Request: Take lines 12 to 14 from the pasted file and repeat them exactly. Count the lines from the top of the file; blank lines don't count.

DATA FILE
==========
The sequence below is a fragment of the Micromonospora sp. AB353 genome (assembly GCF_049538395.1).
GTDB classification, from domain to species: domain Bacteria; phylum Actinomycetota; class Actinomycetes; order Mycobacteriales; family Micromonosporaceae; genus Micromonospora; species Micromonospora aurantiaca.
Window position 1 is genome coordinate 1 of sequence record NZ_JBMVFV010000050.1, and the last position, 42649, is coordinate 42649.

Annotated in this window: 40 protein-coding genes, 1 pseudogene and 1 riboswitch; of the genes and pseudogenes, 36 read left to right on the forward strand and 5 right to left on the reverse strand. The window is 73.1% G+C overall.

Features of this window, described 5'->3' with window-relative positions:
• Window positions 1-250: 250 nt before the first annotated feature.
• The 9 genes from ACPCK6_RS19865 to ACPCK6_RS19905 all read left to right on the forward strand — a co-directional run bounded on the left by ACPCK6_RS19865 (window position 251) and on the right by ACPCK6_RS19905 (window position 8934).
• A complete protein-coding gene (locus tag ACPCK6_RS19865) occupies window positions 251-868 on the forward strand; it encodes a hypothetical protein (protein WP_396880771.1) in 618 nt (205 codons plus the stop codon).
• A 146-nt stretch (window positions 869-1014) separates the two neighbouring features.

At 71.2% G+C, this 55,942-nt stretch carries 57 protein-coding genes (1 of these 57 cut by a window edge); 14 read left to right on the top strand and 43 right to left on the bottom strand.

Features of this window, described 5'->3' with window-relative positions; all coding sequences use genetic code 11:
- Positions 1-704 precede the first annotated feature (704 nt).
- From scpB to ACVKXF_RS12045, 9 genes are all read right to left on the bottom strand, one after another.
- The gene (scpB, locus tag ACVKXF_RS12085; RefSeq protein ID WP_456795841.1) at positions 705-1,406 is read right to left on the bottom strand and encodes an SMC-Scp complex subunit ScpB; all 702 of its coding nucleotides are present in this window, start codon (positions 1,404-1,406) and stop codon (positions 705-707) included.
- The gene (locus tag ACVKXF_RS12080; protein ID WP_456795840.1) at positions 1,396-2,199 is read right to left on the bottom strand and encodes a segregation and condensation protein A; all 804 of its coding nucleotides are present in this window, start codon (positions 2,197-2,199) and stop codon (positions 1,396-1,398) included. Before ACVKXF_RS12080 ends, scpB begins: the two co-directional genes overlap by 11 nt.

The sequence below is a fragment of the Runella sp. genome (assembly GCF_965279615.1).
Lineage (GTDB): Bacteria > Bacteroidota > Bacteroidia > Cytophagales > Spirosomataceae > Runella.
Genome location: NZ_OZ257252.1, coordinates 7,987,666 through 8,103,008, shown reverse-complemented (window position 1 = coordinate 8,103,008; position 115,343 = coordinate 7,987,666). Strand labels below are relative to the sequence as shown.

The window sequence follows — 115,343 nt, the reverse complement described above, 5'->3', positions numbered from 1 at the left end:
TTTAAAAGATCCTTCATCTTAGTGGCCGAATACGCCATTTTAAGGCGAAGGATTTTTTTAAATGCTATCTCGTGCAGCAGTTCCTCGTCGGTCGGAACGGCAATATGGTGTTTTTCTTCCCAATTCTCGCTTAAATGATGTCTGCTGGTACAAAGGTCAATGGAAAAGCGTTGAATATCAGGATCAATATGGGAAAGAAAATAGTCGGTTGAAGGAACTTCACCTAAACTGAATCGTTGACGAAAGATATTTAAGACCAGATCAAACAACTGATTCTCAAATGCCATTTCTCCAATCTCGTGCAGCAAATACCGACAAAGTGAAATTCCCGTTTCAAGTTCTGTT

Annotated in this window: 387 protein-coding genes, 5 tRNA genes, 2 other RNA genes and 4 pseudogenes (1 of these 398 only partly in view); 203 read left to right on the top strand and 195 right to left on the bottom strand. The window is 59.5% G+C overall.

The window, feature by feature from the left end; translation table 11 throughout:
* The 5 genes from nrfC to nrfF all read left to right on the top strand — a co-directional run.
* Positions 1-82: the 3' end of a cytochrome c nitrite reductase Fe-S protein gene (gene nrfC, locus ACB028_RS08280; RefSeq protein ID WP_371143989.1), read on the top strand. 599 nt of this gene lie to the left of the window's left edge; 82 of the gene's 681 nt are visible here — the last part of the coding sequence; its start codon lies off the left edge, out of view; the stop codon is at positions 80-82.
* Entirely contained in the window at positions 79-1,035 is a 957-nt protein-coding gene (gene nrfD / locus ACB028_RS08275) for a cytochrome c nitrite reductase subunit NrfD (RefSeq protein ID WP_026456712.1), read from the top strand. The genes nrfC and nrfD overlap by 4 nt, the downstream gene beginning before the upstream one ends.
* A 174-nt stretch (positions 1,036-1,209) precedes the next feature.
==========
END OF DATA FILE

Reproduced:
- Positions 1-704 precede the first annotated feature (704 nt).
- From scpB to ACVKXF_RS12045, 9 genes are all read right to left on the bottom strand, one after another.
- The gene (scpB, locus tag ACVKXF_RS12085; RefSeq protein ID WP_456795841.1) at positions 705-1,406 is read right to left on the bottom strand and encodes an SMC-Scp complex subunit ScpB; all 702 of its coding nucleotides are present in this window, start codon (positions 1,404-1,406) and stop codon (positions 705-707) included.